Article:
“A half truth is a whole lie.”
— Yiddish Proverb
I like the Sarah Palin we all got to know. I liked the "form" and the "message" but have always questioned the substance. It was always unsettling that she didn’t know what she didn’t know . . . and didn’t seem to care about the holes in the act.
Initially it was easier to blame the McCain incompetents and epic GOP dysfunction that to admit that although Gov. Palin had potential, she was ill prepared for the big time at the time she was anointed.
Now, in the wake of her disjointed resignation as governor of Alaska, it must be acknowledged she lacks sound judgment. Palin reminds me of the Noel Coward line, “I love criticism just so long as it's unqualified praise.”
In the wake of the point/counterpoint, Palin spoke to cameras (in waders from the bank of an Alaskan river), "It's out of the box and unconventional. That's what we are as Alaskans and certainly how I am as a public servant." Sorry, but public servants serve the public . . . they don’t quit.
Notwithstanding the stroke and the spin offered by her personal lawyer, Thomas Van Flein, the incontrovertible truth is, she quit.
Van Flein says Sarah “is not a quitter.” Yeah, she is. REALLY. To resign with a third of her term remaining is by definition quitting. Bill Clinton couldn’t parse the word “is” and Sarah Palin doesn’t get to redefine the word “quit.” Fair is fair. . . you “betcha.”
Her spinmeisters say the governor needed a break after being "on duty now for 2 1/2 years solid." Hey, no one forced her to do what she did. She chose to run for office, the people of Alaska chose to elect her governor, and it's only fair to assume that in return for their vote of confidence, she would honor her commitment (and her oath) and serve out her term.
Palin rambled on about how once she decided not to seek re-election her lame-duck status would make her somehow hollow.
She said lame ducks take junkets and squander state resources on personal travel blah-blah-blah . . .Lame ducks are not REQUIRED to take junkets and travel.Lame ducks are not REQUIRED to stack arms and do nothing.Many lame ducks work harder in their sunset days to try to shore up a legacy "something."
Palin’s rationale for her resignation was disingenuous, duplicitous, and a bucket of moose droppings. Even solid Sarah supporters were heard to utter “Whiskey, Tango, Foxtrox.”
All those things we loved about Palin, her brass, non conformity, directness, and candor were undermined and tarnished by her dishonest, timid resignation.
However, it’s not all bad: Palin remains a formidable spokesperson for conservative principles. She is a political rock star in a party clinging to life support and struggling with terminal dysfunction. She can make big bank of herself, and become a GOP fundraising rainmaker. She can probably score a TV talk gig and solidify her base supporters, and hopefully even fill the knowledge vacuum which remains her tragic flaw.Worse case scenario — she becomes a fixture on the talk circuit preaching to the choirs. She can become the queen of “form” but seems damned to remain a vagrant to substance.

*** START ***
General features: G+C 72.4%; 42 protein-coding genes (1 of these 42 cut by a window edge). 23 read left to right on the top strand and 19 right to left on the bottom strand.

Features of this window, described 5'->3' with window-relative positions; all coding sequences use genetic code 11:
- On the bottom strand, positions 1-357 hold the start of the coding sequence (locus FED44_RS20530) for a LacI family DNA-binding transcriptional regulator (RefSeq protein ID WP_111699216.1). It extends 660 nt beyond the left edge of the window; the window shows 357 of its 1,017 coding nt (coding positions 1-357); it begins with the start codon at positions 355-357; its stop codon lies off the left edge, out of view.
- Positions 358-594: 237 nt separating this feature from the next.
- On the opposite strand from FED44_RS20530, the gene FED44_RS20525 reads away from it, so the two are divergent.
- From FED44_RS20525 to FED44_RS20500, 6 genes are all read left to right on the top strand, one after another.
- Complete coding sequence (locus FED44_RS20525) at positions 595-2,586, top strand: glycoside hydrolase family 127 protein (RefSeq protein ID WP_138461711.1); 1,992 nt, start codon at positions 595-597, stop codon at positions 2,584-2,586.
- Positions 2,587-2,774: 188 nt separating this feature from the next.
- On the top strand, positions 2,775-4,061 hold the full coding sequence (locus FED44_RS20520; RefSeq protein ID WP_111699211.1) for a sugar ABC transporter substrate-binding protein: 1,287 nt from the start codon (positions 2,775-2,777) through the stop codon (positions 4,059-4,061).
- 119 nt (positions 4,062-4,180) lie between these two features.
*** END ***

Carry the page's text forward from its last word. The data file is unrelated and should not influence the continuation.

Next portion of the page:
Her lawyer says, "There is no bombshell. There is no shoe to drop. There are no investigations of any type that I'm aware of — no IRS audit, no federal investigation, no state investigation," Van Flein told CNN. "There is no legal reason in terms of a legal problem that compelled the governor to resign."
Then she should have completed her term and fulfilled her promise to the people who voted for her.
That lawyerly stroke that she "already accomplished her major goals," including winning legislative approval for a massive natural gas pipeline is smoke. If or when a politician succeeds in accomplishing an articulated goal, the next step is to establish the next realistic and attainable goal and set about doing that.
One of those ubiquitous “anonymous” authors once observed, “A lie may take care of the present, but has no future.”
Sarah has a future and it includes significant financial opportunities, but her future as an elected public official is probably history.
John Updike once said, “It is not difficult to deceive the first time, for the deceived possesses no antibodies; unvaccinated by suspicion, she overlooks lateness, accepts absurd excuses, permits the flimsiest patching to repair great rents in the quotidian.” For some reason, that quote makes me think of Palin.
Arguably, Palin didn’t maliciously deceive. Her lack of antibodies (which should have developed in the wake of a political life) may or may not contribute to dissembling. However, those “flimsiest patching to repair great rents” don’t last. And they haven’t.
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